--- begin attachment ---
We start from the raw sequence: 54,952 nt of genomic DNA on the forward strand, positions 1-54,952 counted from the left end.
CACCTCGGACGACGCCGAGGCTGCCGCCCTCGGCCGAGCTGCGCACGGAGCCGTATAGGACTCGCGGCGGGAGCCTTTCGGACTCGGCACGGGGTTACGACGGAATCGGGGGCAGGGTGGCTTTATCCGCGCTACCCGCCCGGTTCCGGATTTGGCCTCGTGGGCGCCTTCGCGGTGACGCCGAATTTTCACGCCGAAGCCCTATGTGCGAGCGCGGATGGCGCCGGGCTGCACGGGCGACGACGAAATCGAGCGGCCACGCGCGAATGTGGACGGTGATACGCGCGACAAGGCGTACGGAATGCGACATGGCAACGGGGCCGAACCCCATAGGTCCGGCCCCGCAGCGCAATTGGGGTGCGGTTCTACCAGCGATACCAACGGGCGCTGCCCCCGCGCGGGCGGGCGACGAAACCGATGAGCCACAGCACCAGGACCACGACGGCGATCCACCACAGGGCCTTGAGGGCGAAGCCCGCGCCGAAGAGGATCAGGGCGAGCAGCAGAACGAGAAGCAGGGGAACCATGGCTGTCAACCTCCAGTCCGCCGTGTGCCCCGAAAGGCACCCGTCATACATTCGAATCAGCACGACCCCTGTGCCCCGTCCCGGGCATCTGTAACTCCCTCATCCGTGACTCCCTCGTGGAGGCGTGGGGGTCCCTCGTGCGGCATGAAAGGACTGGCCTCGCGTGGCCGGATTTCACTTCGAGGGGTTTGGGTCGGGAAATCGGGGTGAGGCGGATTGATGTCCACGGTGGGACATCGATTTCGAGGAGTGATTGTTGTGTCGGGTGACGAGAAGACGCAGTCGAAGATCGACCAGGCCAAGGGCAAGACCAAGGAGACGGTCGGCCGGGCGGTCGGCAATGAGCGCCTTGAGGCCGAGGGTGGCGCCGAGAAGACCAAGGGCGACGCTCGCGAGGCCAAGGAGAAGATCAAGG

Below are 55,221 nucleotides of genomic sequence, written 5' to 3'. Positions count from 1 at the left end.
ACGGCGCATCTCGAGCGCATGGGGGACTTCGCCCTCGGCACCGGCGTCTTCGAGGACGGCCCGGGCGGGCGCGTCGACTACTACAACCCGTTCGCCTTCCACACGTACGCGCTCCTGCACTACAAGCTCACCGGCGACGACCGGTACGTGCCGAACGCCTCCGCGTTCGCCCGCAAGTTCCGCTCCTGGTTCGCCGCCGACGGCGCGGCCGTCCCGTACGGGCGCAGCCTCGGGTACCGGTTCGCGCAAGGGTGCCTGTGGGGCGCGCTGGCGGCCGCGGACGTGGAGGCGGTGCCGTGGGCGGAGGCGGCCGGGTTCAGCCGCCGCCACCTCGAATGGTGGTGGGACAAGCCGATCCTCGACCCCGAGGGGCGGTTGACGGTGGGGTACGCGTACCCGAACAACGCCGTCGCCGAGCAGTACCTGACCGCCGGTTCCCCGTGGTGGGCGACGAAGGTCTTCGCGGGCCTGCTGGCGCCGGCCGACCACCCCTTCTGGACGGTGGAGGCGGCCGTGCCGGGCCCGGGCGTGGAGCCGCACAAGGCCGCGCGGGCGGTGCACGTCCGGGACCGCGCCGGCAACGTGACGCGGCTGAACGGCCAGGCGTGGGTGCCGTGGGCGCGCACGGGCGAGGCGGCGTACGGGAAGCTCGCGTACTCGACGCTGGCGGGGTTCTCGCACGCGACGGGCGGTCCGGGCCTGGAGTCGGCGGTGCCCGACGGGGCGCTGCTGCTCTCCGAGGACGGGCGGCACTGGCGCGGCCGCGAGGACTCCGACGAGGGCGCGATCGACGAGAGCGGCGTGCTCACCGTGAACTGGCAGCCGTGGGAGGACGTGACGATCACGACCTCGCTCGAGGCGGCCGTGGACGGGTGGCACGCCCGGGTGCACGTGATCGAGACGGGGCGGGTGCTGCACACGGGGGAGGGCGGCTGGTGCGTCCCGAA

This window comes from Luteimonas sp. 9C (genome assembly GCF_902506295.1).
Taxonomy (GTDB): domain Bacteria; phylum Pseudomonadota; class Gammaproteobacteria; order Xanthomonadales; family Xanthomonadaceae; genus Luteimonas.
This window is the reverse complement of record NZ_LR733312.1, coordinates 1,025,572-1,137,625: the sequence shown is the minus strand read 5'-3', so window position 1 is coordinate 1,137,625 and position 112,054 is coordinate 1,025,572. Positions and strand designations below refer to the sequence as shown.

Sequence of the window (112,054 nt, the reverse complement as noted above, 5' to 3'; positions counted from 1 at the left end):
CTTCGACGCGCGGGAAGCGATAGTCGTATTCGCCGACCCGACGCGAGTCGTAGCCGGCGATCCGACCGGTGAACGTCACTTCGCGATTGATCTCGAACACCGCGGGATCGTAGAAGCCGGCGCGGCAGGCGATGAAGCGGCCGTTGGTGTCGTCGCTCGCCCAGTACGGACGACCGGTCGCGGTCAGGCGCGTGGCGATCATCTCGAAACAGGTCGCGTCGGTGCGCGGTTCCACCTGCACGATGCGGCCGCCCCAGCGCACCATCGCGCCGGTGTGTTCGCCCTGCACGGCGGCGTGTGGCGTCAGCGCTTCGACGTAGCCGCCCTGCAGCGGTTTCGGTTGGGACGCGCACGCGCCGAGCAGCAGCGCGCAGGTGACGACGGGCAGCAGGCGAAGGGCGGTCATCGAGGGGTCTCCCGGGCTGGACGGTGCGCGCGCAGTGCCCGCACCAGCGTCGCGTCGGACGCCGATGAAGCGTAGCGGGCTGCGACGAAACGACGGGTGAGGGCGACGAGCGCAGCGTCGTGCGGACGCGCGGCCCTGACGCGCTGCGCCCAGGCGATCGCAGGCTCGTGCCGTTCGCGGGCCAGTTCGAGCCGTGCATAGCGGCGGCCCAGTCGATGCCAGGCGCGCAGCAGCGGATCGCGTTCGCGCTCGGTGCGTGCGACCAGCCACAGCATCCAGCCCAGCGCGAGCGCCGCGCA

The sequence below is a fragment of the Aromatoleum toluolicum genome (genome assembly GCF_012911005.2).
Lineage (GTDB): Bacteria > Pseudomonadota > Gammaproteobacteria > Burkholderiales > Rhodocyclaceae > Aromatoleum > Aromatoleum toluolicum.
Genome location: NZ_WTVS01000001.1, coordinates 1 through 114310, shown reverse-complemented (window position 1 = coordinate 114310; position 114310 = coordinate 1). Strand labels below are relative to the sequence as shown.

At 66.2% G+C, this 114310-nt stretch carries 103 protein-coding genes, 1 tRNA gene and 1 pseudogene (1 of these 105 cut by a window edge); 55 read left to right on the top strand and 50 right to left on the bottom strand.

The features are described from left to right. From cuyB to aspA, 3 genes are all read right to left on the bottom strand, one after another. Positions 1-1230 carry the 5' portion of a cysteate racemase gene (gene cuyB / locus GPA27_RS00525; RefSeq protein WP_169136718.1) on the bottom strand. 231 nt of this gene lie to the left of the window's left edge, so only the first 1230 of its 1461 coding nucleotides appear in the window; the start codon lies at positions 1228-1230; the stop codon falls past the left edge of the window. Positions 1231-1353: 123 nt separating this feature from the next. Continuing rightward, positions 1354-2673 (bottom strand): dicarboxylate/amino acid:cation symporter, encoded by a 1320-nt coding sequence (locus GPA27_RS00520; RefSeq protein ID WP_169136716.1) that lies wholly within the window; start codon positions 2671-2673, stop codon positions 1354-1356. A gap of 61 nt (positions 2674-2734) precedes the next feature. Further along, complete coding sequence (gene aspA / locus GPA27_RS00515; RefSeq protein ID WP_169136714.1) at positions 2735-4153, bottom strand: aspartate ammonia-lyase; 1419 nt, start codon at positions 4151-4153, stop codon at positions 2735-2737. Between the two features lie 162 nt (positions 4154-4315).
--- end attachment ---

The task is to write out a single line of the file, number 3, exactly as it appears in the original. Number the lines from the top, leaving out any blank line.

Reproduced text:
Below are 55,221 nucleotides of genomic sequence, written 5' to 3'. Positions count from 1 at the left end.